Not all causes of hip osteoarthritis can be prevented. Changes made to your lifestyle can help protect your hip joint and can also slow down the progression of osteoarthritis. Below are a few examples of modifications you can start to make today to your lifestyle:

Weight loss – excess weight can increase the load on your joints especially your weight bearing joints such as the knees and hips. Losing weight will help reduce the amount of weight going through the joint resulting in reduced pain and increased function.

Change the type of exercise you are doing – switch from high impact exercises such as jogging and playing tennis to lower impact exercises such as cycling or swimming. This will help reduce the amount of stress and strain on your hip joints.

Correct sitting positions. When sitting make sure the chair is firm and high enough so that your hip is higher than your knee joint. This reduces the stress on the hip joint and makes going from sitting to standing a lot easier. Avoiding crossing your legs is also helpful in reducing the amount of stress put through the hip joint.

Footwear. Avoid wearing high heels as this puts extra strain on your hip and knee joints. Wearing shoes that have a thick sole and are wide enough to make room for your toes helps with reducing the shock going through your hips and knees as you walk.

What are the best exercises for Hip Osteoarthritis*?

An individualised and progressive exercise programme is essential in the treatment of hip osteoarthritis. Below are a few examples of exercises that you may find useful in aiding with hip mobility and strength. It is always recommended to get advice from your osteopath or physiotherapist as they can design a tailor made and specific exercise program to help you with your hip osteoarthritis.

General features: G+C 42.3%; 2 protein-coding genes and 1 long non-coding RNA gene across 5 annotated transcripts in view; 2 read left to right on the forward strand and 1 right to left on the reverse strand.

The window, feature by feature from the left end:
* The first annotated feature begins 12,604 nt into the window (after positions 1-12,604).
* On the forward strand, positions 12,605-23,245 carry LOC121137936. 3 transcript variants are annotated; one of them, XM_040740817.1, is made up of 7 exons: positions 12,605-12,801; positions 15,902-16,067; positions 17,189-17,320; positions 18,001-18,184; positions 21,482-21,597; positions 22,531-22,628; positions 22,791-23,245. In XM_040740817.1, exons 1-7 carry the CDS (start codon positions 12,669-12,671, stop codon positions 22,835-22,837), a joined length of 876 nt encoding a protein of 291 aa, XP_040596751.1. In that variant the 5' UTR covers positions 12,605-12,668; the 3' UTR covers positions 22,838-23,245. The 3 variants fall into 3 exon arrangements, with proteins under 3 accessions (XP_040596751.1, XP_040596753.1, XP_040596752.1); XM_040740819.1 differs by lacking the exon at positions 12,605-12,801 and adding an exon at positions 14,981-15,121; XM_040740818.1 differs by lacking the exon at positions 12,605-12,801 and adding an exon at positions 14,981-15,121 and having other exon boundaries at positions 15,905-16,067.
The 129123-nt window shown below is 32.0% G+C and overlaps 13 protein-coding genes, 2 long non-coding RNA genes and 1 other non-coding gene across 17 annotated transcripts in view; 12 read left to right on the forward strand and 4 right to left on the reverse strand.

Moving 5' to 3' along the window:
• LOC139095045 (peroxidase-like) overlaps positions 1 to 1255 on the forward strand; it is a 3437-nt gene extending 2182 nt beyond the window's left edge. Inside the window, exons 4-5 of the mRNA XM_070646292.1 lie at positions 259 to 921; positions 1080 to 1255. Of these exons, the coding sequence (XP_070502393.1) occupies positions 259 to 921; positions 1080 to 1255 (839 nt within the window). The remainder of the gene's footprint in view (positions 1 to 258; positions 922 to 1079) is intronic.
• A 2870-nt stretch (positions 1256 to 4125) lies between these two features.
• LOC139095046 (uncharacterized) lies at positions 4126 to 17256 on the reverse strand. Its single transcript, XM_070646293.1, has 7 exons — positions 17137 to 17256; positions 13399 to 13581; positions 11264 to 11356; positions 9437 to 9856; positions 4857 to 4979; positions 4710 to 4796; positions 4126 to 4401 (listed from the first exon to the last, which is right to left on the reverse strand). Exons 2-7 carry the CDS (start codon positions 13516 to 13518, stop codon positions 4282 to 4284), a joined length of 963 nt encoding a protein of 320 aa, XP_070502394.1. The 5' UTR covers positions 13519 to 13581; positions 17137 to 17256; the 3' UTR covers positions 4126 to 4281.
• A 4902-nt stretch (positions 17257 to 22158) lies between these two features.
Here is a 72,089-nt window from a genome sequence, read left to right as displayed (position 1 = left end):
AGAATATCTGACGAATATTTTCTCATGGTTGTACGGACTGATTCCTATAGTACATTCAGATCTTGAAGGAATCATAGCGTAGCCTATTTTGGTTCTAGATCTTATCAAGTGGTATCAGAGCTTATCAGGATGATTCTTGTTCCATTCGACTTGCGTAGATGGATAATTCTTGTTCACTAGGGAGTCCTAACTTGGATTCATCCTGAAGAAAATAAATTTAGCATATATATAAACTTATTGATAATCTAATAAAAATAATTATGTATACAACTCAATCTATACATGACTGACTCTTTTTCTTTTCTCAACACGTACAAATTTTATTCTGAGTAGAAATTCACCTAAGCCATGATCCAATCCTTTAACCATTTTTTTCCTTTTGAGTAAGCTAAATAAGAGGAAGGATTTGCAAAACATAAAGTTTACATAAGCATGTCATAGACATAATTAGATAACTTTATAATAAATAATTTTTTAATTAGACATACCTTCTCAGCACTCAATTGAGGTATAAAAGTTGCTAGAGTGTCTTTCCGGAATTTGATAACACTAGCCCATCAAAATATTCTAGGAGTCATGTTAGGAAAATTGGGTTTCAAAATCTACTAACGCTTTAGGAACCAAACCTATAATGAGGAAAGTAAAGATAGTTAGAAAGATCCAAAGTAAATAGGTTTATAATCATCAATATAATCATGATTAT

Water based exercises are particularly useful in the treatment of hip osteoarthritis. Water based activities reduce weight off the joint but also allow you to take the hip through larger ranges of motion.

Shoulder bridge. Lie on your back with your knees bent and feet flat on the floor. Begin by contracting your buttock muscle and lift your bottom a few inches off the floor or bed. Hold for 15 seconds and then relax back down. Repeat 10 times.

½ wall squat. Stand straight against a wall with your feet a few inches in front of you and just wider than hip distance apart. Begin slowly sliding down the wall by bending your knees. Stop when your knee joint is at a 120 degree angle. Clench your buttocks and push back up to your starting position. Repeat 10 times.

Balance exercises. Stand and hold onto a sturdy surface such as a counter surface or table. Begin by looking straight ahead of you. Clench your buttock muscles and lift one leg off the ground slightly. Trying to stand as still as possible. Hold for as long as possible and repeat 5 times. If this is too easy you can progress the exercises by 1) letting go of the stable surface and 2) closing your eyes.

*It is recommended to get the go ahead from your GP, osteopath or physiotherapist before carrying out any of these exercises.